If there’s one thing we need at the end of the horrible and interminable year that is 2020, it’s a rip-snorting, globetrotting adventure. Obviously we can’t really do that at the moment, so it’s up to our entertainment to get us there. And get there it does in the case of the CG anime film  Lupin III: The First, the latest in the long-running series of capers of international thief with a heart of a precious metal of your choosing, Arsène Lupin III. You don’t need to know anything about the long history of the character and his rogues to enjoy, though; it’s just a fun, fast, Nazi-punching caper to save the world.

Some quick backstory on Lupin III (or Lupin the 3rd, or Lupin the Third if ya nasty). He first appeared in a manga series from creator Monkey Punch (yes, a pen name) in 1967. He’s the grandson of Arsène Lupin, the pulp antihero from French novelist Maurice Leblanc, first appearing in 1905. Lupin III performs daring heists across the world, always with the hapless Interpol detective Zenigata on his heels. Lupin’s cohorts in this are the gunman Jigen and samurai Goemon. The comely superthief Fujiko Mino also shows up most of the time to help and/or steal from Lupin.

The lovable rogues of Lupin III get a gorgeous 3D CGI update in Lupin III: The First.


It wouldn’t be a Lupin III adventure without these characters, and they’re all here for Lupin III: The First. The story begins in Nazi-occupied France as the brilliant Professor Bresson puts the whereabouts of the fabled Eclipse treasure in a heavily booby-trapped diary. An amulet is its only key, which he entrusts to his family. The Nazis come to steal it, and he and most of the family die in the ensuing chase. The diary also goes missing in the process. Only Bresson’s infant granddaughter survives and Bresson’s rival Lambert, working with the Nazis, takes her and the amulet in.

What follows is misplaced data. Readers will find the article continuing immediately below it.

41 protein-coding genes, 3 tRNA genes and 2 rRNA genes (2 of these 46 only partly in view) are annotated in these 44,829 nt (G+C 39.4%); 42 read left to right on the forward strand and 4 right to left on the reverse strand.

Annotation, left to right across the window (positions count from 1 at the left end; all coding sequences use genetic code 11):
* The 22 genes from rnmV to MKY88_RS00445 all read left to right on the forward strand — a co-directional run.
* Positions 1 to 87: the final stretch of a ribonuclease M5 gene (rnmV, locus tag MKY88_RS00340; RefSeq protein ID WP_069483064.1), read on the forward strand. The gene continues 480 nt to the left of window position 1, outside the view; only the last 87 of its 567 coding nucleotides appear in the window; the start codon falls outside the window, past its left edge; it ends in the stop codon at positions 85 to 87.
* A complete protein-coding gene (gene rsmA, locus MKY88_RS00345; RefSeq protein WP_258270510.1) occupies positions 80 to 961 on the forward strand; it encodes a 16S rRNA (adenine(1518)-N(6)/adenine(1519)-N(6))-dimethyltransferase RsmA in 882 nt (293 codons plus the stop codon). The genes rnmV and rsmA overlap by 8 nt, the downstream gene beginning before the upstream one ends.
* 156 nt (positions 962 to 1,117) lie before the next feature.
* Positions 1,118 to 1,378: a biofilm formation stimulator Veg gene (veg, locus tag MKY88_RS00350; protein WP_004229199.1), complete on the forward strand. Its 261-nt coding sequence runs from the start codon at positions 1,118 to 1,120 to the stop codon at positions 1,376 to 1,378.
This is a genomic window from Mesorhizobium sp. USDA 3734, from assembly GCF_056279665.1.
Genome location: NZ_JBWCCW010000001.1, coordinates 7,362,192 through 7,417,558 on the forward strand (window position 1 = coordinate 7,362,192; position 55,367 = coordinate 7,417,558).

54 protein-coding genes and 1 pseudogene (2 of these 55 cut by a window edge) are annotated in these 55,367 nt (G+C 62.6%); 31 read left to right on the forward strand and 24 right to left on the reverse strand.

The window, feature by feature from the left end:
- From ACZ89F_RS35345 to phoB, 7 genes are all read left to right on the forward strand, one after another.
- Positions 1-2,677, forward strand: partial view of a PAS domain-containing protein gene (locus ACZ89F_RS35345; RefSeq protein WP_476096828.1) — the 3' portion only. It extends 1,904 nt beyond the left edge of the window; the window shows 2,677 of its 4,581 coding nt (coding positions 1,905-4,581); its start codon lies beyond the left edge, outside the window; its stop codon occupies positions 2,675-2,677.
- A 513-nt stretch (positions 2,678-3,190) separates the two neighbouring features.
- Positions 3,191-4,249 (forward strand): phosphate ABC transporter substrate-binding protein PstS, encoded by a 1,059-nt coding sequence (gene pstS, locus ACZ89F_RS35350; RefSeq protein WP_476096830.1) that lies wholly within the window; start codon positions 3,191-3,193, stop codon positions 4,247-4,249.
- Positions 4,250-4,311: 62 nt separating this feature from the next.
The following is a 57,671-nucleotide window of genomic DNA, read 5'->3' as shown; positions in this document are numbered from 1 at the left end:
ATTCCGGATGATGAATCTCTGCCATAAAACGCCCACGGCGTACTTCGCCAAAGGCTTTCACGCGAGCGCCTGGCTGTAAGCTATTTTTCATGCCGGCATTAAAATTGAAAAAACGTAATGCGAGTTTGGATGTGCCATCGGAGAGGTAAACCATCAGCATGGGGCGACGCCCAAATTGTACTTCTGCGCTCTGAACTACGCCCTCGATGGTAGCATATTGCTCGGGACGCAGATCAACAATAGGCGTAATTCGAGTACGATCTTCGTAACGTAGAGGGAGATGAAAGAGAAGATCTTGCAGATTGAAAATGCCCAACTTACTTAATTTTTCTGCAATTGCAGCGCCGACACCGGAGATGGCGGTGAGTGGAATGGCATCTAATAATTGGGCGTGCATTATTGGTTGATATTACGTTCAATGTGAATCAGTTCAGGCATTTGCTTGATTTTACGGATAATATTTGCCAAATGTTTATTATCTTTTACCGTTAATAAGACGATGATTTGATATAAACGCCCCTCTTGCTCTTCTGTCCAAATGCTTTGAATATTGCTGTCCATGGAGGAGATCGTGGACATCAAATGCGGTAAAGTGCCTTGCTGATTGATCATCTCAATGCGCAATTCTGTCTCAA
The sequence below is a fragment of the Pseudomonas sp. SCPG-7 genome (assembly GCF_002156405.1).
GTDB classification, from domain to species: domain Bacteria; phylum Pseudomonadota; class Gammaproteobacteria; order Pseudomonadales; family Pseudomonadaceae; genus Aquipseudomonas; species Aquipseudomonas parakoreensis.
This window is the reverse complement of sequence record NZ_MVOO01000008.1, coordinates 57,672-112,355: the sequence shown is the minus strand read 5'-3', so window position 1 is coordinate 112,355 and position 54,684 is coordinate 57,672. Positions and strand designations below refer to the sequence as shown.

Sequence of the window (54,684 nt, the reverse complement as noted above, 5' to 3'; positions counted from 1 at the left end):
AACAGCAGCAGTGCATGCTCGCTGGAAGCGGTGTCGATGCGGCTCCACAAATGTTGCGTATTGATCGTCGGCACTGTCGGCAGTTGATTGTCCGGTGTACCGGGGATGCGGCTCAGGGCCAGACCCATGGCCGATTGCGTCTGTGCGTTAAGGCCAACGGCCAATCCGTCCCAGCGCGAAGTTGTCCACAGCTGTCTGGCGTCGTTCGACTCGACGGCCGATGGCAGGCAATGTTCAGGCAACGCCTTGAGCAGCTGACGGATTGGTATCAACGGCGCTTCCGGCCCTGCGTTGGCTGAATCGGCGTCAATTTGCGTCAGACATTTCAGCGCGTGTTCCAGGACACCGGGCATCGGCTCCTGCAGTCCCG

In the 1960s, the diary resurfaces as the granddaughter, Laetitia, believing herself to be Lambert’s granddaughter, attempts to steal it before its unveiling in a museum showcase. Naturally, Arsène Lupin III wants to steal it too—the one item his grandfather could never get. As Laetitia and Lupin vie for the diary, the truth of Lambert’s tangling with the Nazis comes to a head, and the vile Gerard wishes to use the Eclipse treasure to rebuild the Third Reich.


So we’ve got some real James Bond-meets-Indiana Jones stuff going on here and it’s just so much fun. Lupin is daring and canny while also kind of a lucky dope who relies on his friends to save his bacon. While the sidekicks don’t get a ton to do, it’s Lupin’s (surprisingly chaste given the source material) flirtation and rivalry with Laetitia that makes for the most engaging interpersonal aspects of the story, as does the horrible relationship between Laetitia and her “grandfather,” who seems to have some affection for her despite telling her repeatedly she’s not good for anything except getting the diary. It’s tough to watch, but to the movie’s credit, it’s a complex relationship that doesn’t have an easy answer.

The animation for this is is nothing short of breathtaking. Anime has had a tough time reconciling the expected style of its animation (meaning the manga/2D aesthetic) with the need and ease for computer graphics as a medium. Some recent anime in CG just looks terrible. This, however, keeps the cartoony character designs perfectly intact and makes the settings and textures as realistic as possible. This feels like Spielberg’s Tintin movie without the motion capture. It’s astonishing how gorgeous Lupin III: The First is.


I found myself lost in the massive animated world of ’60s Europe; reveling in the high-flying exploits, and hoping against hope we get more movies in this new version of Lupin and company. It’s one of the best adventure films in years, animated or otherwise.

Lupin III: The First is coming to Blu-ray from GKIDS January 12, but it’ll be available on Digital Download-to-Own on December 15. Worth watching every step of the way.

4.5 out of 5

Kyle Anderson is the Senior Editor for Nerdist. You can find his film and TV reviews here. Follow him on Twitter!